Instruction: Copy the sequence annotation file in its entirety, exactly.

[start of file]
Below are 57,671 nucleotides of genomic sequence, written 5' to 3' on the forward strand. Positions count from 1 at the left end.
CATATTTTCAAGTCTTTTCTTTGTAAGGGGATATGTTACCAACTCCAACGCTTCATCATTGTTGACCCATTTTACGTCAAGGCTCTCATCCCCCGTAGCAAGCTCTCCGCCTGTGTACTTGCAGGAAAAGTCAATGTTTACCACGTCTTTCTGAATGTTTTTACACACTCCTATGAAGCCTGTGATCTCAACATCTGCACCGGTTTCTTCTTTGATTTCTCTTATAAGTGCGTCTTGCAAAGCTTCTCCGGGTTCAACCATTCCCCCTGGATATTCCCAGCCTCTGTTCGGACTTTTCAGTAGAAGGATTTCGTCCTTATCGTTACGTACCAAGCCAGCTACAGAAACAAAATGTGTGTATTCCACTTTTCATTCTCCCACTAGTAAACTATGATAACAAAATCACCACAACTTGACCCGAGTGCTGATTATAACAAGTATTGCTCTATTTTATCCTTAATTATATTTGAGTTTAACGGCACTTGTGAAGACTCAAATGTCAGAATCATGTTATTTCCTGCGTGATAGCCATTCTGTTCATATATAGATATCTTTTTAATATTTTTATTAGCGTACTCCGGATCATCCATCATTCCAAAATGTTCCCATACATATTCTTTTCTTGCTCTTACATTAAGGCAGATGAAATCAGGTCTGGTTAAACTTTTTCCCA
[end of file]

Below are 57,671 nucleotides of genomic sequence, written 5' to 3' on the forward strand. Positions count from 1 at the left end.
CATATTTTCAAGTCTTTTCTTTGTAAGGGGATATGTTACCAACTCCAACGCTTCATCATTGTTGACCCATTTTACGTCAAGGCTCTCATCCCCCGTAGCAAGCTCTCCGCCTGTGTACTTGCAGGAAAAGTCAATGTTTACCACGTCTTTCTGAATGTTTTTACACACTCCTATGAAGCCTGTGATCTCAACATCTGCACCGGTTTCTTCTTTGATTTCTCTTATAAGTGCGTCTTGCAAAGCTTCTCCGGGTTCAACCATTCCCCCTGGATATTCCCAGCCTCTGTTCGGACTTTTCAGTAGAAGGATTTCGTCCTTATCGTTACGTACCAAGCCAGCTACAGAAACAAAATGTGTGTATTCCACTTTTCATTCTCCCACTAGTAAACTATGATAACAAAATCACCACAACTTGACCCGAGTGCTGATTATAACAAGTATTGCTCTATTTTATCCTTAATTATATTTGAGTTTAACGGCACTTGTGAAGACTCAAATGTCAGAATCATGTTATTTCCTGCGTGATAGCCATTCTGTTCATATATAGATATCTTTTTAATATTTTTATTAGCGTACTCCGGATCATCCATCATTCCAAAATGTTCCCATACATATTCTTTTCTTGCTCTTACATTAAGGCAGATGAAATCAGGTCTGGTTAAACTTTTTCCCA